was indebted to the company or allowed the Minister of Justice to write to Judge Ward asking for the truth of such a report. Prcceeding with hij address tho hon. gentleman ,«ud that he woull c!eal with questions on tho OrJer Paper. Ho said that when in Oamaru on April 18 he was as'oundul to hoar from the ckrk of the Uoir; that Ju.fee Ward had telegraphed to him to substitute eithor Dunedin or Timaru for Oamaru in the warrant. Ho (Mr Hblop) pointed out that no Judge after ho had once left the Bench had power to alter a warrant. He admitted that in his official capacity he had shown some warmth, but he was not one to receive blows with the equanimity of a philosopher. It was unfortunate that his firm had had anything to do with the case, but he did not make the connection. What the House had to consider was not whether such connection was an unfortunate thing, but whether ho bad so acted as to int« fere with the caurto of justice, In conclusion, ho admitted that if he had to write his flri-t letter to Judge Ward again lie would write it in a different form. But one could not con over every scntenco ho had to indite. It would be impossible fur him in tho circurmtances that had recently happened to sit in judgment on Judge Ward, and, if the necessity arose for Mr Ward's position being reviewed, he must absent himself from tho mectiugß of the Cabinet when that question was under consideration.

The Big Dredge. Mr Mills has given notice to ask tho Premier if the attention of tho Governraeut has been called to the fact that tho Otago Harbor Board have arraged to charter Bredge 222 to the Melbourne Haibor Trust, and that it is intended to despatch her to Melbourne at the ritk of the Board, not be'ng covered by insurance; if ro, do the Government consider thatthe Board are justified in removing from the colony any parti >n of their property which foims pait of tho eecu ity to thtir creditors, or if they are justified in incurring a iibk of eo much outside the ordinary course of business 1 A Legal Libel Case. The libel case of Bell v. JelHooe hai been ized to ba heard hero on the 22nd inst., before a fpecial jury of twelve. Sir R. Stout appears for the plaintiff.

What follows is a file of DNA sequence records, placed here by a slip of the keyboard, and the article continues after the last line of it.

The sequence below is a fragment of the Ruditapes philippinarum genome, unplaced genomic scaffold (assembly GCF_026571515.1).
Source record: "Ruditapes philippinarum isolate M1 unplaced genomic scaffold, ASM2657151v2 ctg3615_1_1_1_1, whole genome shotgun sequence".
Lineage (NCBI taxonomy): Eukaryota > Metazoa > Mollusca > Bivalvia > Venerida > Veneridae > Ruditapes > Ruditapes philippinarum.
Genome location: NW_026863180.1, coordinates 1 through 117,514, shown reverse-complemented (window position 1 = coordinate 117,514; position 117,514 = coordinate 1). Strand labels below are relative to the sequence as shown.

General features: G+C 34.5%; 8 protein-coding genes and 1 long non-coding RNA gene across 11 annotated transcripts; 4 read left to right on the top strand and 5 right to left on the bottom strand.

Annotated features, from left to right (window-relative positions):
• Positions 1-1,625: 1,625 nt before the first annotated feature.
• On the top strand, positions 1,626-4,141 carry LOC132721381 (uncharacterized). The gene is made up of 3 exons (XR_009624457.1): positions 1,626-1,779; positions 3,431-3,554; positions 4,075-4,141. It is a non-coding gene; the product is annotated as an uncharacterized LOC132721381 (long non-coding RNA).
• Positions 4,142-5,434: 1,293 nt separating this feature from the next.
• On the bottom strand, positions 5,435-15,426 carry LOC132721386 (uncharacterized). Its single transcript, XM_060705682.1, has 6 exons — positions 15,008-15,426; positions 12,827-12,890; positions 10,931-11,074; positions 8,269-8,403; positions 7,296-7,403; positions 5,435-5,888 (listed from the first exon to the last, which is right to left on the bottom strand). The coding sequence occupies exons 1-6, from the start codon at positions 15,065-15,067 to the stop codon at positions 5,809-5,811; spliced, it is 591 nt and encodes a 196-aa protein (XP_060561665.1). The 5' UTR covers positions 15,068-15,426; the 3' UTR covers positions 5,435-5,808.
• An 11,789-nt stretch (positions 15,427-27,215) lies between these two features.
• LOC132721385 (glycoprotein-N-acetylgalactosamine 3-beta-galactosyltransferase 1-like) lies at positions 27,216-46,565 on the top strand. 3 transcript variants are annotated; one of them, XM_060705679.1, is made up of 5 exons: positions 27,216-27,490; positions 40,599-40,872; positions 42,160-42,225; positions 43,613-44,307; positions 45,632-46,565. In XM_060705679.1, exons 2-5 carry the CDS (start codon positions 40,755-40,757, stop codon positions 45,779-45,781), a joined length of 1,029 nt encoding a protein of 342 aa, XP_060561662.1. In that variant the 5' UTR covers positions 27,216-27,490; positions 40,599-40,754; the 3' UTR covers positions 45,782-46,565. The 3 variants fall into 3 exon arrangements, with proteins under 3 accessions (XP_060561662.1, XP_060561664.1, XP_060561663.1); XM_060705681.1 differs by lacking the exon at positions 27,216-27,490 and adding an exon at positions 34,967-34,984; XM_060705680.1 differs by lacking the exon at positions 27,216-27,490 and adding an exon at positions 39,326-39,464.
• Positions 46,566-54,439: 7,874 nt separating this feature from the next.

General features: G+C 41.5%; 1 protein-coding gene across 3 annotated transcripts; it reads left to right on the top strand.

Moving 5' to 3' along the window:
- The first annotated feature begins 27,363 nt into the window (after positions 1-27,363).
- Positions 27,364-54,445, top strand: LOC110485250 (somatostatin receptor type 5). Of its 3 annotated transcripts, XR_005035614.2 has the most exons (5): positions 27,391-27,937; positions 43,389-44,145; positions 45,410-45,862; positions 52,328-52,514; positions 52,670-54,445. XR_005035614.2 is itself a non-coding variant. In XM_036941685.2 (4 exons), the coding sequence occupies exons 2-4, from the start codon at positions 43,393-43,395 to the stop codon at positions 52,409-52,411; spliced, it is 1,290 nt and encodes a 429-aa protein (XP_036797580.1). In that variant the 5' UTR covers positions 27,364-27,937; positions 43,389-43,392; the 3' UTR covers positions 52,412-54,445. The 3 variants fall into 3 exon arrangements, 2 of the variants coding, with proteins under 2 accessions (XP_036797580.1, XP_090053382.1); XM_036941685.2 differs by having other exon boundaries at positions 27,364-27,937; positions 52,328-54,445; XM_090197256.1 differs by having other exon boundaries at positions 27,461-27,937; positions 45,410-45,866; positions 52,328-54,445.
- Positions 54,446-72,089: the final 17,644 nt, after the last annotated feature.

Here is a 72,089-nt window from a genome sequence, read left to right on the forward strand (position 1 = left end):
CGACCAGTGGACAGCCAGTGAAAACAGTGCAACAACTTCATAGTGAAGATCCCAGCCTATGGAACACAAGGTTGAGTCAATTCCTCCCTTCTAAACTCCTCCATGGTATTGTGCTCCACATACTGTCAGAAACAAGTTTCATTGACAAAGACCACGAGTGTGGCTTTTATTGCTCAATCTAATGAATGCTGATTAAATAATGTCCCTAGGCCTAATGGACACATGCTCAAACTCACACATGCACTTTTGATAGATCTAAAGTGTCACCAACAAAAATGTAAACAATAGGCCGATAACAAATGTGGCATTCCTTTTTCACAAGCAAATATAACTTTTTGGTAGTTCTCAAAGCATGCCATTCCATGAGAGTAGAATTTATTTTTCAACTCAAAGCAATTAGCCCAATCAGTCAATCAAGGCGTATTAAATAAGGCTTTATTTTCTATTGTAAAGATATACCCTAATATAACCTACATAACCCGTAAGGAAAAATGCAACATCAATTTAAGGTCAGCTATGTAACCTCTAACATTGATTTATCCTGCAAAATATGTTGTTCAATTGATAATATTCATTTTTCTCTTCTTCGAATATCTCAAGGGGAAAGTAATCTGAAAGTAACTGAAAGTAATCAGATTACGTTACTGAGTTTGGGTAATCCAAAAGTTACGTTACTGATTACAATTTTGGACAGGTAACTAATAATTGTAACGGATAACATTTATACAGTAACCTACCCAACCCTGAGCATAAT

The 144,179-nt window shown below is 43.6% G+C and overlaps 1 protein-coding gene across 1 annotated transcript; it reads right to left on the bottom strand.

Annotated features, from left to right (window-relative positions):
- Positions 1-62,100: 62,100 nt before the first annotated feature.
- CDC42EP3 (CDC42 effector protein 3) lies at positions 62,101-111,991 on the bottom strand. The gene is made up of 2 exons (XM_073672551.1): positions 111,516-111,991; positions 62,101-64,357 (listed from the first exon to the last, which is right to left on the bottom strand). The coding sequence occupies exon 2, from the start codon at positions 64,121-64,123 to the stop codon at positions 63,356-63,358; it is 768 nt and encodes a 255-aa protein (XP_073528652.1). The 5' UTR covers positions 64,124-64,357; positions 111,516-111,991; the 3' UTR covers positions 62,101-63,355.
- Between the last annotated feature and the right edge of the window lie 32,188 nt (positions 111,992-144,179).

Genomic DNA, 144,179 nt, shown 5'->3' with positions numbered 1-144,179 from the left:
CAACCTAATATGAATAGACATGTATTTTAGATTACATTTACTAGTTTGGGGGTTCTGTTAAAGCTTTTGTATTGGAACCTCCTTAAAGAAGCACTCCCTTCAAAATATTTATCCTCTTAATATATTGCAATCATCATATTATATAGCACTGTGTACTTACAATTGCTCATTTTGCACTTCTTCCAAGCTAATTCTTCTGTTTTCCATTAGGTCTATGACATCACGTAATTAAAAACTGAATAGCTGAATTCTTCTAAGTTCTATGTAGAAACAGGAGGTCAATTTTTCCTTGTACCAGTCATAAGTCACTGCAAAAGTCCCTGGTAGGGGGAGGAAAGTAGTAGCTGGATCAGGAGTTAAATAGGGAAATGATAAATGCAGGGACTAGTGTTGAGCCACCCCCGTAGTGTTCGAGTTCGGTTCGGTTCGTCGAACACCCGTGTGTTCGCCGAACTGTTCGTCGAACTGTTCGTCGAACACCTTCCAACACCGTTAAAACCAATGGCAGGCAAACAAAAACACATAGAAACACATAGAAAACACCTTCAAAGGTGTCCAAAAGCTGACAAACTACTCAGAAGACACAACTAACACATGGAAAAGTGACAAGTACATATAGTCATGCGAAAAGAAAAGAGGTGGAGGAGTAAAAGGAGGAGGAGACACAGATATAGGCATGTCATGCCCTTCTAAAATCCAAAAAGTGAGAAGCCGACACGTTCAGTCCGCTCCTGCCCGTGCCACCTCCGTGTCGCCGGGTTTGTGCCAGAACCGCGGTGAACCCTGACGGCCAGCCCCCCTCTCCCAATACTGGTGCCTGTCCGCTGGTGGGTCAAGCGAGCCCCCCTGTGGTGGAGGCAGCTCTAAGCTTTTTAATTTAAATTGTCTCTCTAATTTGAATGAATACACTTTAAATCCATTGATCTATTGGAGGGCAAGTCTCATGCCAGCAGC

This article text was automatically generated and may include errors. View the full page to see article in its original form.
Permanent link to this item

Bibliographic details

POLITICAL GOSSIP., Issue 7981, 9 August 1889

Word Count

POLITICAL GOSSIP. Issue 7981, 9 August 1889

  1. New formats

    Papers Past now contains more than just newspapers. Use these links to navigate to other kinds of materials.

  2. Hierarchy

    These links will always show you how deep you are in the collection. Click them to get a broader view of the items you're currently viewing.

  3. Search

    Enter names, places, or other keywords that you're curious about here. We'll look for them in the fulltext of millions of articles.

  4. Search

    Browsed to an interesting page? Click here to search within the item you're currently viewing, or start a new search.

  5. Search facets

    Use these buttons to limit your searches to particular dates, titles, and more.

  6. View selection

    Switch between images of the original document and text transcriptions and outlines you can cut and paste.

  7. Tools

    Print, save, zoom in and more.

  8. Explore

    If you'd rather just browse through documents, click here to find titles and issues from particular dates and geographic regions.

  9. Need more help?

    The "Help" link will show you different tips for each page on the site, so click here often as you explore the site.